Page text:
The procedures employed after disembarkation are not only relevant for the right to seek asylum, but also for the identification of other categories of people who are at risk. In addition to identifying asylum seekers, it is also important to adapt the systems currently in place to identify suspected victims of human trafficking and unaccompanied or separated children, as well as victims of serious crimes. Particularly in Spain, we have seen a relatively high number of women and girls who were victims of very serious criminal acts before coming to the country. A recent report by MSF in Morocco has also documented the violence that migrants are subjected to there.
What potential does the EUROSUR package have, in your view, to increase fundamental rights protection at sea, and what are the potential dangers of the legislation?
EUROSUR allows to link the information that is collected through surveillance at the national level and by Frontex. The system presents the opportunity to offer more and earlier information on people in distress at sea and encourages collaboration between various responsible national agencies and authorities. But there are also potential risks. First of all, the lifesaving potential of EUROSUR may not in effect be fully exploited. Secondly, Member States may share information contained in EUROSUR with third countries. If a Member State shares information about a group of persons trying to leave to seek safety with a country from outside the EU, and that country intervenes and stops them from reaching safety, the action by the Member State would in practice prevent individuals from seeking asylum.
“The lifesaving potential of EUROSUR may not in effect be fully exploited.”
Finally, there have to be some checks and balances imposed to make sure that personal data is not inadvertently shared, including in the form of pictures or videos. The proposed regulation has a number of safeguards: for example, it forbids the sharing of information with third countries if this could be used to violate the basic fundamental rights of the individual concerned. However, we need to see how these safeguards are implemented. The evaluation of EUROSUR should definitely also include a fundamental rights perspective.
What are the possible pitfalls involved in collaboration with third countries in border control operations at sea?
Third countries, with the exception of Turkey, are not bound by the European Convention on Human Rights or by EU law. So the countries from which the migrant boats usually depart operate under different legal standards. This has to be borne in mind during the planning of such cooperation.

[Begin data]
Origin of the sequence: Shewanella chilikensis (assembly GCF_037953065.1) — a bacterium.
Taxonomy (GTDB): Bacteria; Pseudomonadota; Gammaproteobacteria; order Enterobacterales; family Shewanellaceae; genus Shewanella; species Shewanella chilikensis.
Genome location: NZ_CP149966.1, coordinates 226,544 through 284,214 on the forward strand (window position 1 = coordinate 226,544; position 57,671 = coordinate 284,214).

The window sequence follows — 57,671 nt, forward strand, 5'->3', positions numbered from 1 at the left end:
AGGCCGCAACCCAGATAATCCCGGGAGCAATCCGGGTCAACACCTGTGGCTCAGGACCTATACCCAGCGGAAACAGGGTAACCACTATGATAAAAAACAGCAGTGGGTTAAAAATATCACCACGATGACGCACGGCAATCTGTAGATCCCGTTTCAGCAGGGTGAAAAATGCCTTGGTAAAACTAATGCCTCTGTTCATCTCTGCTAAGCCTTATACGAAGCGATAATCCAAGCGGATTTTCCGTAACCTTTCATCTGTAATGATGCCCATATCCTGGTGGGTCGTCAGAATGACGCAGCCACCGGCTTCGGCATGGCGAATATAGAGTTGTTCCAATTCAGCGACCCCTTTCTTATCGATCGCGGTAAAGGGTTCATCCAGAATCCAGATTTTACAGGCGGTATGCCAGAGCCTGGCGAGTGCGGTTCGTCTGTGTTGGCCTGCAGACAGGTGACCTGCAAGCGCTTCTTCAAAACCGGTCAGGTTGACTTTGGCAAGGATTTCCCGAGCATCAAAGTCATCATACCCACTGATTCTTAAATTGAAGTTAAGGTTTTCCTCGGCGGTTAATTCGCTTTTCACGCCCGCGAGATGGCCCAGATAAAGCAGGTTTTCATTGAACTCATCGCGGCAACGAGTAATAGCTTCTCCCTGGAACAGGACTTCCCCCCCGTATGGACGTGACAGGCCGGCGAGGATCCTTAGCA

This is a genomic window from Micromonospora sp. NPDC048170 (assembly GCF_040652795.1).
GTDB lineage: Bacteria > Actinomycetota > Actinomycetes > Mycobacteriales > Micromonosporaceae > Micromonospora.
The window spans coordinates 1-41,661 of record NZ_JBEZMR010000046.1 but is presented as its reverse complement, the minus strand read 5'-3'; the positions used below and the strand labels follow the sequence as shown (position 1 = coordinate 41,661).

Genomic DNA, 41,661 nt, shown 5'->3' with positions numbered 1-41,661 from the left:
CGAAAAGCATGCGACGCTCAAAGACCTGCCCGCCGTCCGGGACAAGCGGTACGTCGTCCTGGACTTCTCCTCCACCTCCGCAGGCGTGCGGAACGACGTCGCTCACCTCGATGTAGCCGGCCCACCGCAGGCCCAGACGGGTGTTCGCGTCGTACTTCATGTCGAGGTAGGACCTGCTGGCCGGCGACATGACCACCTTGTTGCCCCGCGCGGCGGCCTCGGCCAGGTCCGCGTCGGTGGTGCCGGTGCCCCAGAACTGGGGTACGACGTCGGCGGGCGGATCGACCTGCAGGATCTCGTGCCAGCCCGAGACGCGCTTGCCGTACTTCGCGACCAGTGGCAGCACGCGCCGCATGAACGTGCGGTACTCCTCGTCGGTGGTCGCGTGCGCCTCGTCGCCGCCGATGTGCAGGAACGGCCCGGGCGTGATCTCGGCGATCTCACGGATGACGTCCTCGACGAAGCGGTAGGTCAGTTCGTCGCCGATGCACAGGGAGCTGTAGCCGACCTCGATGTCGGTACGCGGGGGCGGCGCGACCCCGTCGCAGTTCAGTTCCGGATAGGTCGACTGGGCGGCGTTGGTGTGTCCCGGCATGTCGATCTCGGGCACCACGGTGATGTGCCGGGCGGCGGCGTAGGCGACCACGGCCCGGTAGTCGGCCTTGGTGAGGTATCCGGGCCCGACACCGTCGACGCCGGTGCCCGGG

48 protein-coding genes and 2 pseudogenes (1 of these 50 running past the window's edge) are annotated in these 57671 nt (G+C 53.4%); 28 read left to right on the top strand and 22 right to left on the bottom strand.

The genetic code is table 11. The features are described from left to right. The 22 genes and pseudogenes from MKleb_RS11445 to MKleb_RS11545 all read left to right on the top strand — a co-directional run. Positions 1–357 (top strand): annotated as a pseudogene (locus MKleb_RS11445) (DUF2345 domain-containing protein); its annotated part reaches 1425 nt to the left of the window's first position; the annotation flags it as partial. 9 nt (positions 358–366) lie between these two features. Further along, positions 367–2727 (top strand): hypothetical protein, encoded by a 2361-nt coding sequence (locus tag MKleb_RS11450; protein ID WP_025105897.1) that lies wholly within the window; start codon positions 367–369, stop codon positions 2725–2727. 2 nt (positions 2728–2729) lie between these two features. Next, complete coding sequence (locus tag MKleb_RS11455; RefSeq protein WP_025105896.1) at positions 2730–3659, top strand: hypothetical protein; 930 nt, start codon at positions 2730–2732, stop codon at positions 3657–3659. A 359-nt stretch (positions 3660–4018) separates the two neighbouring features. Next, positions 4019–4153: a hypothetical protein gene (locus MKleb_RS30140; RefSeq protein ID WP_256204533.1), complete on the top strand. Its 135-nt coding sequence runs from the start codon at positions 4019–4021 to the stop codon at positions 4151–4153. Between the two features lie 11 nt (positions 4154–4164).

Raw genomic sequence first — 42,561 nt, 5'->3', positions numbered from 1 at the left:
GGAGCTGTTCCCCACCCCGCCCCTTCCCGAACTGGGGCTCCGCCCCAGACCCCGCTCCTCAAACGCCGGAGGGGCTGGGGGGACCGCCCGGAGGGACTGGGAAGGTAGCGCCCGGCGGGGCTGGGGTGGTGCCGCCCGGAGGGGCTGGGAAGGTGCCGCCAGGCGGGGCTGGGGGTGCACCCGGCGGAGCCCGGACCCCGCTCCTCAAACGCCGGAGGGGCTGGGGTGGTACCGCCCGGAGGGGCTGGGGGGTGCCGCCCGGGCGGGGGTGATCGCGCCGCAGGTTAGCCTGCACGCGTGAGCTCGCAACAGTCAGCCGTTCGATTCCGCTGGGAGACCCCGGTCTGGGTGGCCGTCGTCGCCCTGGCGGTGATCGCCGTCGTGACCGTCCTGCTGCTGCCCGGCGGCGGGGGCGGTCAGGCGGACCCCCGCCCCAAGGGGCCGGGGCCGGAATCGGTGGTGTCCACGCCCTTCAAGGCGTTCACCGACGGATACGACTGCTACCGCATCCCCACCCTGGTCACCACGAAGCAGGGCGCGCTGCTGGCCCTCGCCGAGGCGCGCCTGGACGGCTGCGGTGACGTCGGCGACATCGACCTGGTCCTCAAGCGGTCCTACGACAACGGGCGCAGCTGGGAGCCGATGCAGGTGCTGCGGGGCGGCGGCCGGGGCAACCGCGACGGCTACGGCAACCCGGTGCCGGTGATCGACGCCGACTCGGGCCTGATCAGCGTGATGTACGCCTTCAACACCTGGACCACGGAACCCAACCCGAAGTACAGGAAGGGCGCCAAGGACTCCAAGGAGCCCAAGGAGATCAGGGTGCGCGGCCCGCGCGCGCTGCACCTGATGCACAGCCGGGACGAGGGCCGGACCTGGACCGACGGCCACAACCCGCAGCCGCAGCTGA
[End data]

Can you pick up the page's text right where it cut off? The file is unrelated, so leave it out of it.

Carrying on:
Collaboration with third countries can take different forms. Sometimes it is about donating equipment or assets. If donated assets are used to violate human rights, that should certainly have implications for future donations. In addition, though, such incidents should also be followed by a dialogue between the donating EU state and the third country.
Collaboration with third countries can also mean sharing intelligence. If information on migrant flows is shared, there need to be controls or guarantees that this information will not be used by that third country to take action at odds with the migrants’ fundamental rights.
However, it is the practical aspect of collaboration with third countries that is most problematic. Just because these joint operations take place outside EU Member States or EU waters, they must not lead to the circumvention of European fundamental rights safeguards.
“[Following the Hirsi case] immigration cooperation with third countries to prevent migrants from leaving in the first place is likely to increase”
Do you believe that readmission agreements thus far concluded with third countries include sufficient safeguards for migrants?
The 13 readmission agreements concluded at EU level do not involve the countries from which the boats depart. Some EU agreements contain specific human rights clauses, but not all. In 2011, the Commission undertook an evaluation of the EU readmission agreements, suggesting a number of safeguards that should be included in the future; one example would be a system of suspension in the case of persistent or serious violations of the human rights of readmitted persons.
Agreements concluded by EU Member States are often informal; arrangements that are not necessarily made public, are not accessible and thus not under public scrutiny. It is therefore very difficult to know what sort of safeguards, if any, are incorporated, and that, in our view, is one of the areas where more work is necessary.
What impact do you think the ECtHR judgement on the Hirsi case will have on border controls and return operations of the EU Member States, whether they act under the aegis of FRONTEX or not?